Thursday 22 June 2023

Covid is not over

 First published on LibDemVoice.

The UK’s response to Covid has been, and still is, characterised by delay and indifference. This is largely but not wholly because Boris Johnson was Prime Minister when it struck. Johnson made being irresponsible fun, and we all paid the price for it, as the Covid inquiry is now slowly and painstakingly beginning to make clear. The British electorate was shallow enough to fall for it, and resistant enough to taking responsibility seriously to make it very risky for a political party to advocate it. But sometimes it is right for political parties to say unpopular things.

A liberal response to Covid would start from the basic principle: we should be free to do everything we want, provided we do not infringe other people’s freedom. Conrad Russell noted that that proviso is far more of a limitation than most people realise.

During the crisis we did all the things we were asked to do (unlike Johnson et al). Once it was over, most of us embraced our “freedom”, and stopped counting the cost to other people. More than a million clinically extremely vulnerable people remain effectively trapped in their own homes because they cannot count on the rest of us to keep them safe. The population at large (including, unfortunately, a lot of medical practitioners) embraces the fictions that it’s over (while the aptly named FU.1 variant is spreading globally 50% faster than previous variants) and that it’s just like flu. But currently 200+ people die every week with Covid on the death certificate (this is known to be significant underreporting). Flu doesn’t kill people in the summer. Flu doesn’t cause the long term sequelae that Covid does. People don’t get Long Flu, whereas currently in the UK alone two million are suffering from Long Covid (ONS figures).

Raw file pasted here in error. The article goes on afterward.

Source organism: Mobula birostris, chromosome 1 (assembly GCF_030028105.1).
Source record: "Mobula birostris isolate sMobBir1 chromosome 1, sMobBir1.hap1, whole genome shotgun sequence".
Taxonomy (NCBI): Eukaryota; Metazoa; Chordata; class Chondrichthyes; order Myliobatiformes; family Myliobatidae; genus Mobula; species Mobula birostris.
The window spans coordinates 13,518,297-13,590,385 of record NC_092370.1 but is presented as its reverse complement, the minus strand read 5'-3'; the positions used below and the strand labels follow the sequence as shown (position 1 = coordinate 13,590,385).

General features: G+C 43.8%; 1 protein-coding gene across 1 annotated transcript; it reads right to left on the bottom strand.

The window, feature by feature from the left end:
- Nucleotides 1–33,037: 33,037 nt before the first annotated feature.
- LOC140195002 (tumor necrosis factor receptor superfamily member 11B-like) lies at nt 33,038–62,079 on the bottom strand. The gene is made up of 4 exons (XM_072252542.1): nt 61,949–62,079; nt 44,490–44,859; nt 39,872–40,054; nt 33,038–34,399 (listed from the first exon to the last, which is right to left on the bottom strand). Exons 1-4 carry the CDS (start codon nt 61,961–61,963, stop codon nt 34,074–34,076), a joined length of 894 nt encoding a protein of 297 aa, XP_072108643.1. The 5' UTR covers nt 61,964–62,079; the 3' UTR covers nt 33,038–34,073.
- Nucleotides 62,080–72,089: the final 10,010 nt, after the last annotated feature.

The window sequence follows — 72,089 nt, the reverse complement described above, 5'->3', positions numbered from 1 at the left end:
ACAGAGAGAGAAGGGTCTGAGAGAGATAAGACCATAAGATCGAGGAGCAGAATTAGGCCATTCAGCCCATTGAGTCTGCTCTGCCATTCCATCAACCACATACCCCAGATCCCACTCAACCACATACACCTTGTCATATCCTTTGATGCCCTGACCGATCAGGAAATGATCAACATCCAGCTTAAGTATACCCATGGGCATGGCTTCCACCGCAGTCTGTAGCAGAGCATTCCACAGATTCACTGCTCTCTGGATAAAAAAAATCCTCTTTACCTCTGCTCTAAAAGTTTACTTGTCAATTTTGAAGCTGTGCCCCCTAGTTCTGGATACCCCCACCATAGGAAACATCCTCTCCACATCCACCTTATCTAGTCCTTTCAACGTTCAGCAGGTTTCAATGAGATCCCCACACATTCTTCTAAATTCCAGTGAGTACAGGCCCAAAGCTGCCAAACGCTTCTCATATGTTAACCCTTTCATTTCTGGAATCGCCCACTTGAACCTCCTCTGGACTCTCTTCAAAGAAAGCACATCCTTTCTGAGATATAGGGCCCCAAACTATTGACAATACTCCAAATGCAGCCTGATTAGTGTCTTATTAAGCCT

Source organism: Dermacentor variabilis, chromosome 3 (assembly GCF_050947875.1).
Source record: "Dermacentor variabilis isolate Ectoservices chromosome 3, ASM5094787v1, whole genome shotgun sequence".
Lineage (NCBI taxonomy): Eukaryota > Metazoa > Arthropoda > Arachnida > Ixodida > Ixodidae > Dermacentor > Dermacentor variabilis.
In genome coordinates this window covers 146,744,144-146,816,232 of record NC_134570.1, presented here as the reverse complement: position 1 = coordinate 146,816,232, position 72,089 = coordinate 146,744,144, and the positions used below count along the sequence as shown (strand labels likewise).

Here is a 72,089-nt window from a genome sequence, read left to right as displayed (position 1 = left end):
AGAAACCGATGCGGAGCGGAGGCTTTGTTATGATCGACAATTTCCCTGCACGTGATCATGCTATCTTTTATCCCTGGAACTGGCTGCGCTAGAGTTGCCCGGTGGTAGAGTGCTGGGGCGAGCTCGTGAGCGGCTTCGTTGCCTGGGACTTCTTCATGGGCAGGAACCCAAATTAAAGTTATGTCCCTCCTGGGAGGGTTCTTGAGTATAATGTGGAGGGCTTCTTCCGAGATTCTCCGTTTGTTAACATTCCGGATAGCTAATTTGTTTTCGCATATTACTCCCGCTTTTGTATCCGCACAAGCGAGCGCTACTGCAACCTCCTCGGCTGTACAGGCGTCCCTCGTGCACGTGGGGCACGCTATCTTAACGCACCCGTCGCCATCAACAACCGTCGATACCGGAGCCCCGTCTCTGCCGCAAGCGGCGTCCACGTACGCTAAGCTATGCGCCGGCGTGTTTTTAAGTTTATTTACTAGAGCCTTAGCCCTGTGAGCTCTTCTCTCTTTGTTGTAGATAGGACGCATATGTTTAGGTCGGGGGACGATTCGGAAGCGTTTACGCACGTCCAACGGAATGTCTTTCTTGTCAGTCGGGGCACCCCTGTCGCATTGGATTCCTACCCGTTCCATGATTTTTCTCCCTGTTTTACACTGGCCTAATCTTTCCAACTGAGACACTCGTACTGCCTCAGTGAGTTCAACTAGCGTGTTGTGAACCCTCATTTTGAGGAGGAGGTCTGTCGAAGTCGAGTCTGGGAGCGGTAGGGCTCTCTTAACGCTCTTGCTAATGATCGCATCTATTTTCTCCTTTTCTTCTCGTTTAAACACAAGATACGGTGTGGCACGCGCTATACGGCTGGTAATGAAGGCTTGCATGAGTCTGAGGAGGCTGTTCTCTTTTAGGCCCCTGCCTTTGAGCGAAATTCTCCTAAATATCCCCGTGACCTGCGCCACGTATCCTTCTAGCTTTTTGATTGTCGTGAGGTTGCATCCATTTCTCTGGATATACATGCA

80% of Japanese people still mask in public. The instant reaction will be they’re different, they’re more conformist, we believe in freedom. But it doesn’t have to be about ideology or culture. It can and should be about common sense. I am free to not wear a mask; but my not wearing a mask increases the risk of you getting Covid. And that is a much worse fate than the tiny inconvenience of a mask. Back to the key principle that we are free to do whatever we want provided it does not impact on other people’s freedom. This principle says that we must take responsibility for the effect we have on other people. Going about unmasked and not taking other sensible and barely inconvenient precautions puts other people at risk. To be liberal, we should take account of that and act responsibly.

It is time for the Liberal Democrats to say, “Hey, this is our core principle. It’s time to be sensible about this. People are suffering dire long term consequences, or even dying, because we refuse to take responsibility for the effect we have on others.  People are suffering dire long term consequences, or even dying, because we won’t press the government to do sensible things like allocating meaningful budgets for air filtration in schools and public buildings. ‘Living with’ Covid actually means dying with it.”

It seems to me that this would be the liberal way, despite the public’s impatience with it.